Authentic & Easy Romesco Sauce Recipe – (Salsa Romesco)

My favorite dipping sauce in the entire world is called salsa romesco — romesco sauce — a traditional Catalan sauce made with roasted tomatoes, garlic, ñora peppers, almonds, and hazelnuts. There are as many different salsa romesco recipes as there are cooks, and plenty of people claim that their romesco sauce recipe is the very best.

Romesco sauce recipe - the best
My favorite romesco sauce recipe.

I’ve joined that group of people, as I truly believe that this romesco sauce recipe is the perfect combination of quick, easy, and delicious! Here in Spain romesco sauce is usually served as a dipping sauce with grilled vegetables (I served it this way for Christmas dinner this year). It’s especially popular in January and February, as people host big calçotadas — barbecues celebrating a delicious and local spring onion called the calçot.

Eating calçots on a Barcelona tapas tour.
Eating calçots can be messy, but it’s so worth it!

Read all about Catalan calçotadas here!

While many consider the dipping sauce for calçots to be a romesco sauce, others say it’s a totally different thing called salsa calçots. In my opinion, it’s pretty similar– and totally delicious.

Here is my version of a quick and easy romesco sauce recipe. It may not be a five-minute sauce by any means, but trust me– every step is worth it!

Authentic & Easy Romesco Sauce Recipe - (Salsa Romesco)
 
Prep time
Cook time
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This delicious and easy romesco sauce recipe results in my all-time favorite dipping sauce! Nutty and delicious, it's a must-try!
Author:
Recipe type: Sauce
Cuisine: Spanish
Serves: 2 cups
Ingredients
  • 3 dried ñora peppers (if you don't have dried ñoras you can substitute another small, sweet and slightly smokey dried pepper)
  • 2 slices of white bread (while cheap commercial white bread will work, I always try for something a bit more hearty, like a country white bread)
  • 1 head of garlic
  • 5 ripe plum tomatoes
  • 2+ Tablespoons vinegar (sherry vinegar or red wine vinegar)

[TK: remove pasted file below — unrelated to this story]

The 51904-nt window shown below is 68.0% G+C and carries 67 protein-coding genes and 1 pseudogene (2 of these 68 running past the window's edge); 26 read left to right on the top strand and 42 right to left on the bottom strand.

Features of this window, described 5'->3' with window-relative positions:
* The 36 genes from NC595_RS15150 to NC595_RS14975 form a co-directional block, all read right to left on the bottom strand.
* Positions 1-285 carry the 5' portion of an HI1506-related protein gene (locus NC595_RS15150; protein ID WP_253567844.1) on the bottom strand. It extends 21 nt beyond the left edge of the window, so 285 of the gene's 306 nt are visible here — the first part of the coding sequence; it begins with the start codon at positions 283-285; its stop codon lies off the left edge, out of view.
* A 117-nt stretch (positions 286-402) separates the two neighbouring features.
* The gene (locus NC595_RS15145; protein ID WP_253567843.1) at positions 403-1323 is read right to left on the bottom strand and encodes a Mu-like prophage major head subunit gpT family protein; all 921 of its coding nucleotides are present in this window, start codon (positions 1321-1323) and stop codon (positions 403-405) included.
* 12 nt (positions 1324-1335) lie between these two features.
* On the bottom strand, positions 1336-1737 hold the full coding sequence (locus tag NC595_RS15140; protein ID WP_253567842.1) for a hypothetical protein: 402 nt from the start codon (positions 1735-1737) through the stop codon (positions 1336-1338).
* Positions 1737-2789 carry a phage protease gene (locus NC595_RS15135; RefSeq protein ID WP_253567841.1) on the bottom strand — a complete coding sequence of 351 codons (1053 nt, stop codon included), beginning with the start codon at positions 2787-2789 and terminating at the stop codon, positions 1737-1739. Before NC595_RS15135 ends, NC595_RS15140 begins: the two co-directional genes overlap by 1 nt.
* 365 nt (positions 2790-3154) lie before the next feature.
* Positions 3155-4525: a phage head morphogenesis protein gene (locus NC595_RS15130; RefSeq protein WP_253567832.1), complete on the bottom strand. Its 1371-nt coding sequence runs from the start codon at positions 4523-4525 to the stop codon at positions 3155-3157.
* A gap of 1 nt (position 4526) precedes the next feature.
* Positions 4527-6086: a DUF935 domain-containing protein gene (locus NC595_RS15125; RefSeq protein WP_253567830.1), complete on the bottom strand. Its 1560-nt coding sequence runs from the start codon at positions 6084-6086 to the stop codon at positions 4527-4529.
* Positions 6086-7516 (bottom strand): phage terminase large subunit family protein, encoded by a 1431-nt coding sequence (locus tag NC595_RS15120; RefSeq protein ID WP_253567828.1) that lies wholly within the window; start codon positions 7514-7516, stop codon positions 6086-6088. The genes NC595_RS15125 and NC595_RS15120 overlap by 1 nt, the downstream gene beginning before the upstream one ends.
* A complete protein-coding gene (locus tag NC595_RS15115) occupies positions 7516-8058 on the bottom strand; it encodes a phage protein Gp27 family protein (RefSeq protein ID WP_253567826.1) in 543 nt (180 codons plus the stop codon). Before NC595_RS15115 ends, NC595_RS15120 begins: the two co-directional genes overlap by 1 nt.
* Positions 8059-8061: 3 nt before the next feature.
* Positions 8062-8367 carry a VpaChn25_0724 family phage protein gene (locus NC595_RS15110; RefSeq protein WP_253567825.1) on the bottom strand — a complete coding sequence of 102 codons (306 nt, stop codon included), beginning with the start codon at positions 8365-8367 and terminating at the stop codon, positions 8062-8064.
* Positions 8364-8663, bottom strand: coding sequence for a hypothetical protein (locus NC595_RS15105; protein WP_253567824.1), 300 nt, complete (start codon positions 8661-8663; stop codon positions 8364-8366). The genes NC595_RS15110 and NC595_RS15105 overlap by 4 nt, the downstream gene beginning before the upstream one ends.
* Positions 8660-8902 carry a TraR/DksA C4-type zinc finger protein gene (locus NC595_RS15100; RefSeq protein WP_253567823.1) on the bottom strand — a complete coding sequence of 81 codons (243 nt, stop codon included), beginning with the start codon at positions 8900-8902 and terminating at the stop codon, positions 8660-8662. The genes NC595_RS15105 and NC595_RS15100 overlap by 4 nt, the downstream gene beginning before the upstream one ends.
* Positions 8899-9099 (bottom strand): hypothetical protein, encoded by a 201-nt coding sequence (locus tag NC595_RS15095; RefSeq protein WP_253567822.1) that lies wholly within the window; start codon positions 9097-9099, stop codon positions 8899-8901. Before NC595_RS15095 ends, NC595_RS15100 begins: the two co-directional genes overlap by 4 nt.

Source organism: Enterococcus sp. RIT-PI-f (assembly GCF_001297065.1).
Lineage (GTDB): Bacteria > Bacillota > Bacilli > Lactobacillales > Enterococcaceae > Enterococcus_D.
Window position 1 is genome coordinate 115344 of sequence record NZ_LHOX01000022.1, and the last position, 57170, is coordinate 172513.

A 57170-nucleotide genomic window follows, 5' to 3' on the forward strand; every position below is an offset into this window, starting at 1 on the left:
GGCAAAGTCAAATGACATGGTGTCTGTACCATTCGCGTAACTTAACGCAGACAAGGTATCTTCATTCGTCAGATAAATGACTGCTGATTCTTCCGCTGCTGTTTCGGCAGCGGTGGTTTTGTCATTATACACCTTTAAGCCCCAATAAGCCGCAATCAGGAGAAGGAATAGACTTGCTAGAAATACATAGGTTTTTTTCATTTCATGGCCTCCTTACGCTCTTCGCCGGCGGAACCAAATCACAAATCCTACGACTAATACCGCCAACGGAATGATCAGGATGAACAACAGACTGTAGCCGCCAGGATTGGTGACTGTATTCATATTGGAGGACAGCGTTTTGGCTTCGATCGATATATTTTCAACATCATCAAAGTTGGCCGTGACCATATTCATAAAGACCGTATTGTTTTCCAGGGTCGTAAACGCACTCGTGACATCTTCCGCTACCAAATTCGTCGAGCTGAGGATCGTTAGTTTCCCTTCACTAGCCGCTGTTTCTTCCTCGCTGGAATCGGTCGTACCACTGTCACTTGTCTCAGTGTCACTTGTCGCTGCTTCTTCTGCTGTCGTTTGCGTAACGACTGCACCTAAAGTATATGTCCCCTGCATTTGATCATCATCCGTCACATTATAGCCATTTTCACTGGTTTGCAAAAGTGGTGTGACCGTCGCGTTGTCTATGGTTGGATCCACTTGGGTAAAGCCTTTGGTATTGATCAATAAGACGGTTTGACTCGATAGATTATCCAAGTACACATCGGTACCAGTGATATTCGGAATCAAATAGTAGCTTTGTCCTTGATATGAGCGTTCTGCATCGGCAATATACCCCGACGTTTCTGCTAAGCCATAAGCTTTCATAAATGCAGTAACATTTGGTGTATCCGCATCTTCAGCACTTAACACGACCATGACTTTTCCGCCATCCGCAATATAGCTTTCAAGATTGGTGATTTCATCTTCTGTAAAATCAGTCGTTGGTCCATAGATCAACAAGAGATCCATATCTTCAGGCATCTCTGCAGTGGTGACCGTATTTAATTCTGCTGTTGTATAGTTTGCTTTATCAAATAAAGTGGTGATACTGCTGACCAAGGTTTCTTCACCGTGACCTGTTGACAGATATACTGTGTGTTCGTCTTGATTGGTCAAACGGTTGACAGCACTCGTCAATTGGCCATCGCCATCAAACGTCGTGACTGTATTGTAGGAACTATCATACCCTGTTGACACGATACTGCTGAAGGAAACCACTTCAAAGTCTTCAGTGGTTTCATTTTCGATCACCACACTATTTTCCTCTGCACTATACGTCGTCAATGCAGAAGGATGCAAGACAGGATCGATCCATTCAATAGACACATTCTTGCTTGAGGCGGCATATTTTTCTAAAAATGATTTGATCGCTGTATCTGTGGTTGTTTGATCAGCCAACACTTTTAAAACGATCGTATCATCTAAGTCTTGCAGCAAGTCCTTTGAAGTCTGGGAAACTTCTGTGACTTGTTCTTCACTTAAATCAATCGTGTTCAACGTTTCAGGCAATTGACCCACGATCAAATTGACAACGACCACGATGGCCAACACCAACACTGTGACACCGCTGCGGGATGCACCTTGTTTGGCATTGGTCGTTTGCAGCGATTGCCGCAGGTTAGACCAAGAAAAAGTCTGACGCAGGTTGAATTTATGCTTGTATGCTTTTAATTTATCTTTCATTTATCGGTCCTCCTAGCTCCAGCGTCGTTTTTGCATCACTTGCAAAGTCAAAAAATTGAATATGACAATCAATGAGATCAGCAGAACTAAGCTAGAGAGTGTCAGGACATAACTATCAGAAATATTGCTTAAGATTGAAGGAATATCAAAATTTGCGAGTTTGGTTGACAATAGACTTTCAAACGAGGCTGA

• 25 raw, peeled and untoasted hazelnuts
  • 25 raw, peeled and untoasted Marcona almonds (substitute other almonds if you can't find Marcona)
  • 1 cup extra virgin olive oil
  • Ground Cayenne pepper to taste (optional, not traditional)
Instructions
  1. Hydrate the ñoras the day prior by placing in water (or boil 15 minutes to do this quickly-- not quite the same but it works!), remove the stem and all seeds
  2. Dry the bread out a few hours in advance (if possible), then toast in the toaster until golden brown. Let cool, remove crusts and cut into smaller cubes.
  3. Roast the head of garlic and plum tomatoes (pierced at the bottom with a couple of slits) for about 35 minutes at 400°F (200°C) -- drizzle with olive oil before putting in the oven
  4. Then roast the nuts on a baking sheet for about 5 minutes, moving them around every couple of minutes (keep a close eye on them-- stop when they're golden and fragrant and do not let them burn!)
  5. Let everything cool down and then mix everything (the tomatoes, peeled roasted garlic cloves, rehydrated peppers, toasted white bread cubes, vinegar, roasted nuts, and olive oil) together in a blender until uniform (not too smooth)
  6. Add more vinegar, salt, and cayenne (if you wish) to taste.
  7. Enjoy the sauce with roasted vegetables, or on a sandwich.

Have you tried a romesco sauce recipe before? How was it different? What are your favorite sauces?

Other traditional Catalan recipes:

Comments

  1. Romesco is definitely one of the greatest culinary delights to be found in Spain! I first discovered it in the 1990s at Jose Andres’s original Jaleo restaurant near Chinatown in Washington DC, and I have loved it ever since. Thanks for the recipe.

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